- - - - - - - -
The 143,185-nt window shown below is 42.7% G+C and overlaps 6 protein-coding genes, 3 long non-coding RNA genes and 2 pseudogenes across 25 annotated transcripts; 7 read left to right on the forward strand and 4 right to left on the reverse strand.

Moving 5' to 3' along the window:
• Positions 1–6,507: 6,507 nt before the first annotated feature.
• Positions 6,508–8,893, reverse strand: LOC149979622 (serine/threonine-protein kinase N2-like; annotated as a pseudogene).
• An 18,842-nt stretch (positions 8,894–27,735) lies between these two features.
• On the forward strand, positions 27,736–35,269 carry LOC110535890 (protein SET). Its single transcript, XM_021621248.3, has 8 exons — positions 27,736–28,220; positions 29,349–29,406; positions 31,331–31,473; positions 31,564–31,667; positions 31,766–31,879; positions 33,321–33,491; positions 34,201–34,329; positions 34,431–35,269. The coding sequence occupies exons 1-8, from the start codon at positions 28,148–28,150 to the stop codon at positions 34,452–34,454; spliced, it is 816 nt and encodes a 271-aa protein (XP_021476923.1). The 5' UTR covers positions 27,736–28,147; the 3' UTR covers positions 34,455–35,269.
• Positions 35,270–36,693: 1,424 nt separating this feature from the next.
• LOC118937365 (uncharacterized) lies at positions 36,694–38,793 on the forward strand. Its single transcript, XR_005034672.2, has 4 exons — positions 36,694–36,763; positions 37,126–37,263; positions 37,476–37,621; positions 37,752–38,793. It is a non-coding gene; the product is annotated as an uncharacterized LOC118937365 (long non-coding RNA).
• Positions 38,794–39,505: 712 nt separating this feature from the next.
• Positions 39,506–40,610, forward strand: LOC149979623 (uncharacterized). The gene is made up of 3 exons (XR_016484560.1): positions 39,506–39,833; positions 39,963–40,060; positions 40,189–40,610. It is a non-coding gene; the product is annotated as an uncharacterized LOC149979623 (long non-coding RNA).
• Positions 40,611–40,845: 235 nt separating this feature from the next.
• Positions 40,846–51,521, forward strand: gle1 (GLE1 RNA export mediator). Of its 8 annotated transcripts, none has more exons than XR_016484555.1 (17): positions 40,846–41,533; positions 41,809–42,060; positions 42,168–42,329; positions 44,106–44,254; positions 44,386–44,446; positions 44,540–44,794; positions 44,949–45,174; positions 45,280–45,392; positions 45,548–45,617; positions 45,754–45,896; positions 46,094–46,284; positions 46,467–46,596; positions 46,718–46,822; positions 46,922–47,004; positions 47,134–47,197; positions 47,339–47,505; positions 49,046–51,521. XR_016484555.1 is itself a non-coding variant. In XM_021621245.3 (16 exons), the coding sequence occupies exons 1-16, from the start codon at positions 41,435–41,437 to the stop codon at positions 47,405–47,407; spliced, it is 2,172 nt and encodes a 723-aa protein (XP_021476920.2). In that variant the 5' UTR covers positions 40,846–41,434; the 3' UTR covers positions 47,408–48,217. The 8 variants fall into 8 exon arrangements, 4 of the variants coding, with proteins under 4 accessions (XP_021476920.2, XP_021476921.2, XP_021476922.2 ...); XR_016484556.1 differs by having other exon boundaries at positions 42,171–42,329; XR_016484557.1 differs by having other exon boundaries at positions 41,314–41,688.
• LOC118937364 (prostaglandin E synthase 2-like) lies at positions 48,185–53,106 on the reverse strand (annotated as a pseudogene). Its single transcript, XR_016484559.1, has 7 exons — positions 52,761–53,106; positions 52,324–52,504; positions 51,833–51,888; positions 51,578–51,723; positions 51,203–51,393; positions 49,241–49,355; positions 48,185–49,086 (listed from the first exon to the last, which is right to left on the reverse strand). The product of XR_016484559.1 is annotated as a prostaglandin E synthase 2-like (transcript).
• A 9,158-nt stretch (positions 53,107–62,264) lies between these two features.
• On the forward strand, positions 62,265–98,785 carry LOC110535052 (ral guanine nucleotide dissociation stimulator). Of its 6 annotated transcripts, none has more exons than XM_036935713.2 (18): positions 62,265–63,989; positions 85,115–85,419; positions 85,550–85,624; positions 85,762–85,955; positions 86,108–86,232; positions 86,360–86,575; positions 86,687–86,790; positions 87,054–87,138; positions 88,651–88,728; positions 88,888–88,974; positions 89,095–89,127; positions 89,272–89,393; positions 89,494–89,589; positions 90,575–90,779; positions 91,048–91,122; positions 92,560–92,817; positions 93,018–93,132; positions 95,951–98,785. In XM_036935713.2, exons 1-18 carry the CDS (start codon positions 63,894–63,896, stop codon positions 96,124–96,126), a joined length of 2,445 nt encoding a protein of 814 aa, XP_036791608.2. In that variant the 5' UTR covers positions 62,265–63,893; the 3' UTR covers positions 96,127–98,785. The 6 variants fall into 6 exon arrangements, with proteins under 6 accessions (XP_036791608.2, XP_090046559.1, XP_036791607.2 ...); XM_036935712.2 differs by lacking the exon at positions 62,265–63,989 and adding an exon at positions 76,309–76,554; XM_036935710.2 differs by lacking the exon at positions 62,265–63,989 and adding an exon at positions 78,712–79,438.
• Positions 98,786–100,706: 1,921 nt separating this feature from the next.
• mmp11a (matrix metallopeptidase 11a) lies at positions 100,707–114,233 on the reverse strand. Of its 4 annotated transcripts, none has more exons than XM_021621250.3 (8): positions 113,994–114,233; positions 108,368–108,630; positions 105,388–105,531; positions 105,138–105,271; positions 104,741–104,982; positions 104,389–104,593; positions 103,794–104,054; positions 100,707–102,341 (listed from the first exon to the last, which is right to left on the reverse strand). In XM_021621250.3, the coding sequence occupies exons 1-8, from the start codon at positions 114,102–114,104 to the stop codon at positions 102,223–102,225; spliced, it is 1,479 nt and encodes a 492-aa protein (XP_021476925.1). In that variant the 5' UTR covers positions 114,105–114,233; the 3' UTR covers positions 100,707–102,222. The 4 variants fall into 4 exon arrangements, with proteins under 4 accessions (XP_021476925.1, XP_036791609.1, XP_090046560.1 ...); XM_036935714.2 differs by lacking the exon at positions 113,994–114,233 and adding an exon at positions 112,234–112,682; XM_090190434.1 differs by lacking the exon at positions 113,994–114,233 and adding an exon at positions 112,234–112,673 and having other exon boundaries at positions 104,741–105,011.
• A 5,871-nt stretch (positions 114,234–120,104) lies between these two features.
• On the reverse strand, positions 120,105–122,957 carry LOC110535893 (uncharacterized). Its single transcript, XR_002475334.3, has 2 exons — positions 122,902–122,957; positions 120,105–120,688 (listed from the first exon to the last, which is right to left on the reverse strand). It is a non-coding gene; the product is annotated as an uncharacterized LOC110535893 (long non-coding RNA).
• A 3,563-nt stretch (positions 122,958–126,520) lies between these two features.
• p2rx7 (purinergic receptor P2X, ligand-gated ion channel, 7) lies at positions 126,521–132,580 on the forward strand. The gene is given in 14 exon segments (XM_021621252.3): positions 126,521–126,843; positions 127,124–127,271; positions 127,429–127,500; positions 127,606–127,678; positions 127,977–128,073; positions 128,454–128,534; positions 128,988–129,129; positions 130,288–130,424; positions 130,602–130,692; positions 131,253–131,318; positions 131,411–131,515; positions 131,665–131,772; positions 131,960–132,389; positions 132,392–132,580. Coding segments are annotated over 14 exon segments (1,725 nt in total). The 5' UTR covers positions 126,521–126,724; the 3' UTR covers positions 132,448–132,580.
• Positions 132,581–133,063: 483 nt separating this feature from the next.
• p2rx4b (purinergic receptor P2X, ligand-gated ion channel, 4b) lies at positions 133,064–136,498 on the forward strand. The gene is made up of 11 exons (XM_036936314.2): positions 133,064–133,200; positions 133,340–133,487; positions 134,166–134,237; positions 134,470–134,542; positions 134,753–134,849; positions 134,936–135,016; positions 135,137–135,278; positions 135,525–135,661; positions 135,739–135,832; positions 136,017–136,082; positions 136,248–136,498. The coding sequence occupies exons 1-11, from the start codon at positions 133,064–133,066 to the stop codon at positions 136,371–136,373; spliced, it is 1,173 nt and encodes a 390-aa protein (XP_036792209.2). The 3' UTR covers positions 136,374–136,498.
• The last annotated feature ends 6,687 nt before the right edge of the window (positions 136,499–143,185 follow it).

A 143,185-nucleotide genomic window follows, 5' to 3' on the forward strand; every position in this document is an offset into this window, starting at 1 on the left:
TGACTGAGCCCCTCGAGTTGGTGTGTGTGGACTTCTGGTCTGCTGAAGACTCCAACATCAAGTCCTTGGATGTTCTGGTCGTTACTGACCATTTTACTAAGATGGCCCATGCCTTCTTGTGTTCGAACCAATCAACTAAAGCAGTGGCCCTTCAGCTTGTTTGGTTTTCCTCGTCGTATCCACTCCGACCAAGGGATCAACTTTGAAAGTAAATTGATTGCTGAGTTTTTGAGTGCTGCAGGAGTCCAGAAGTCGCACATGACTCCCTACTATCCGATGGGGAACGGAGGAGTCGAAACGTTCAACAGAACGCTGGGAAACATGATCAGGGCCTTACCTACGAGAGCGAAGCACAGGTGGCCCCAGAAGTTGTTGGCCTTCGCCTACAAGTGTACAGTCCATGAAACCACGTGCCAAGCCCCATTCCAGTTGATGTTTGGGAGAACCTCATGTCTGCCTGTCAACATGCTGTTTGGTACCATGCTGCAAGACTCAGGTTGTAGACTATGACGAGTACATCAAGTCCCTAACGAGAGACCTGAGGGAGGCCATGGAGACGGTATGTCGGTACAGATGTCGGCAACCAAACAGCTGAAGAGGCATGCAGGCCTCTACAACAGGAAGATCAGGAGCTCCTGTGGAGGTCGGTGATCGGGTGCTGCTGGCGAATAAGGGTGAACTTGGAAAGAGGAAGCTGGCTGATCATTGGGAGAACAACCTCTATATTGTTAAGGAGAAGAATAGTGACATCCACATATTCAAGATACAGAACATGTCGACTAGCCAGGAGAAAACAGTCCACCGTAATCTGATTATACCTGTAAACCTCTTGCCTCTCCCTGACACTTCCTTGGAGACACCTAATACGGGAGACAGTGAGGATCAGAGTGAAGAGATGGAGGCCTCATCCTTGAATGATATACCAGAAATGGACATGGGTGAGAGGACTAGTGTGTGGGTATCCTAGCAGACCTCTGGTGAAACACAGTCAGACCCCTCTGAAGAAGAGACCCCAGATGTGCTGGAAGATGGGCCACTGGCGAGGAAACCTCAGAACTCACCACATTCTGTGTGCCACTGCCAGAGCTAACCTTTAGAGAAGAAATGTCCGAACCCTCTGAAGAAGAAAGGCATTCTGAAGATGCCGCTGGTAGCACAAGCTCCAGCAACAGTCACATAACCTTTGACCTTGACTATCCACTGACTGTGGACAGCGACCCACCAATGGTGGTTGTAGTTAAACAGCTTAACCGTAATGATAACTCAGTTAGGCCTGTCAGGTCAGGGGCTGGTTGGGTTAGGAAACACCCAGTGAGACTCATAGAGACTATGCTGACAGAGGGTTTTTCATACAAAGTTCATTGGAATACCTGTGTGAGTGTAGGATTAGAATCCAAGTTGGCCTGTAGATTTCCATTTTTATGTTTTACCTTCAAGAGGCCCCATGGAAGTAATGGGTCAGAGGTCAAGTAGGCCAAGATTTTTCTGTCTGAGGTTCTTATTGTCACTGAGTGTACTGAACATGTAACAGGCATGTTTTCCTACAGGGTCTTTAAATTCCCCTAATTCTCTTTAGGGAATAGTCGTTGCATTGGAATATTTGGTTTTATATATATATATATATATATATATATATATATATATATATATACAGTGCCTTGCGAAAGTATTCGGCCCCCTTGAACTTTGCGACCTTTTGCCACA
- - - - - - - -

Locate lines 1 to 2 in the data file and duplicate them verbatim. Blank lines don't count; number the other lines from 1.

The 143,185-nt window shown below is 42.7% G+C and overlaps 6 protein-coding genes, 3 long non-coding RNA genes and 2 pseudogenes across 25 annotated transcripts; 7 read left to right on the forward strand and 4 right to left on the reverse strand.

Moving 5' to 3' along the window: